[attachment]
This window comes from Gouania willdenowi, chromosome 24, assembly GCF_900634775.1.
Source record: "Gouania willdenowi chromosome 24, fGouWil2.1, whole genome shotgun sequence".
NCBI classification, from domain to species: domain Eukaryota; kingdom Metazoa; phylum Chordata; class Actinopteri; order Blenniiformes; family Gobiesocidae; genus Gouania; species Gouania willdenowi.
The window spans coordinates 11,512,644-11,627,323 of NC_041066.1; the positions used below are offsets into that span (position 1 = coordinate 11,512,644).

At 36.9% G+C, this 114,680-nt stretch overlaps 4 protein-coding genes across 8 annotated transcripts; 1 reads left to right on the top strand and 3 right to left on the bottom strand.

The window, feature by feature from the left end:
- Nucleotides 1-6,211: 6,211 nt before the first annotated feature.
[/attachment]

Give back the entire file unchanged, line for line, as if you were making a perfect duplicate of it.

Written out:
This window comes from Gouania willdenowi, chromosome 24, assembly GCF_900634775.1.
Source record: "Gouania willdenowi chromosome 24, fGouWil2.1, whole genome shotgun sequence".
NCBI classification, from domain to species: domain Eukaryota; kingdom Metazoa; phylum Chordata; class Actinopteri; order Blenniiformes; family Gobiesocidae; genus Gouania; species Gouania willdenowi.
The window spans coordinates 11,512,644-11,627,323 of NC_041066.1; the positions used below are offsets into that span (position 1 = coordinate 11,512,644).

At 36.9% G+C, this 114,680-nt stretch overlaps 4 protein-coding genes across 8 annotated transcripts; 1 reads left to right on the top strand and 3 right to left on the bottom strand.

The window, feature by feature from the left end:
- Nucleotides 1-6,211: 6,211 nt before the first annotated feature.